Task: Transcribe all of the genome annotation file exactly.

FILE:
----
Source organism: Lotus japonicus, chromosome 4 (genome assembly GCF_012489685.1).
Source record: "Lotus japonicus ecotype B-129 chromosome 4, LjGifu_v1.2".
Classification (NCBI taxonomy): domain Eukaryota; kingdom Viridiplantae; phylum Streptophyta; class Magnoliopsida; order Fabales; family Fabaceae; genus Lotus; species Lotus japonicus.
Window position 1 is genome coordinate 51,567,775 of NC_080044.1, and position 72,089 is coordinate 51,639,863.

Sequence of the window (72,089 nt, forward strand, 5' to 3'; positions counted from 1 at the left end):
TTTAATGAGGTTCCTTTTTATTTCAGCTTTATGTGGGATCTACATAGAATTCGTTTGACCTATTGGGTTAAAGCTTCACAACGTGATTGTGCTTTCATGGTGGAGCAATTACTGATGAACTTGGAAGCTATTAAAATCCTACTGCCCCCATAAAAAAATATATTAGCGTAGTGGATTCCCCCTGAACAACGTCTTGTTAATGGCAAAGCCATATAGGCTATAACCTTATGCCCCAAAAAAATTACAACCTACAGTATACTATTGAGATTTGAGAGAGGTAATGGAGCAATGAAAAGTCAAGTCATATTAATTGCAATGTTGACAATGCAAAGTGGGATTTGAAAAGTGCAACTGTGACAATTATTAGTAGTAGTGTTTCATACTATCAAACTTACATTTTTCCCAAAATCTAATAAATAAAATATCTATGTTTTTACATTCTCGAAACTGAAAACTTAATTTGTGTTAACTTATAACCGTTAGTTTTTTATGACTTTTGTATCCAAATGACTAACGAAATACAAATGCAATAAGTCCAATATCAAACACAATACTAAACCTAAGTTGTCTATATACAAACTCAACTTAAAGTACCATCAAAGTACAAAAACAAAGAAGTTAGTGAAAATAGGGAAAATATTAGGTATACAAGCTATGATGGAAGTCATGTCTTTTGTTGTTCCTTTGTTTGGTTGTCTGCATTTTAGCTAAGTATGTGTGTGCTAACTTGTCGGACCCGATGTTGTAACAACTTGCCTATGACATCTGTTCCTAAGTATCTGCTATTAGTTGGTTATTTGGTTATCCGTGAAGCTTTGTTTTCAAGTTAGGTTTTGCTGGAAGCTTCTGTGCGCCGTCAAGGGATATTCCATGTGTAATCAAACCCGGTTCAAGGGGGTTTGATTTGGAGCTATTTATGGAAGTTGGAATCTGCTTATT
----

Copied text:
Source organism: Lotus japonicus, chromosome 4 (genome assembly GCF_012489685.1).
Source record: "Lotus japonicus ecotype B-129 chromosome 4, LjGifu_v1.2".
Classification (NCBI taxonomy): domain Eukaryota; kingdom Viridiplantae; phylum Streptophyta; class Magnoliopsida; order Fabales; family Fabaceae; genus Lotus; species Lotus japonicus.
Window position 1 is genome coordinate 51,567,775 of NC_080044.1, and position 72,089 is coordinate 51,639,863.

Sequence of the window (72,089 nt, forward strand, 5' to 3'; positions counted from 1 at the left end):
TTTAATGAGGTTCCTTTTTATTTCAGCTTTATGTGGGATCTACATAGAATTCGTTTGACCTATTGGGTTAAAGCTTCACAACGTGATTGTGCTTTCATGGTGGAGCAATTACTGATGAACTTGGAAGCTATTAAAATCCTACTGCCCCCATAAAAAAATATATTAGCGTAGTGGATTCCCCCTGAACAACGTCTTGTTAATGGCAAAGCCATATAGGCTATAACCTTATGCCCCAAAAAAATTACAACCTACAGTATACTATTGAGATTTGAGAGAGGTAATGGAGCAATGAAAAGTCAAGTCATATTAATTGCAATGTTGACAATGCAAAGTGGGATTTGAAAAGTGCAACTGTGACAATTATTAGTAGTAGTGTTTCATACTATCAAACTTACATTTTTCCCAAAATCTAATAAATAAAATATCTATGTTTTTACATTCTCGAAACTGAAAACTTAATTTGTGTTAACTTATAACCGTTAGTTTTTTATGACTTTTGTATCCAAATGACTAACGAAATACAAATGCAATAAGTCCAATATCAAACACAATACTAAACCTAAGTTGTCTATATACAAACTCAACTTAAAGTACCATCAAAGTACAAAAACAAAGAAGTTAGTGAAAATAGGGAAAATATTAGGTATACAAGCTATGATGGAAGTCATGTCTTTTGTTGTTCCTTTGTTTGGTTGTCTGCATTTTAGCTAAGTATGTGTGTGCTAACTTGTCGGACCCGATGTTGTAACAACTTGCCTATGACATCTGTTCCTAAGTATCTGCTATTAGTTGGTTATTTGGTTATCCGTGAAGCTTTGTTTTCAAGTTAGGTTTTGCTGGAAGCTTCTGTGCGCCGTCAAGGGATATTCCATGTGTAATCAAACCCGGTTCAAGGGGGTTTGATTTGGAGCTATTTATGGAAGTTGGAATCTGCTTATT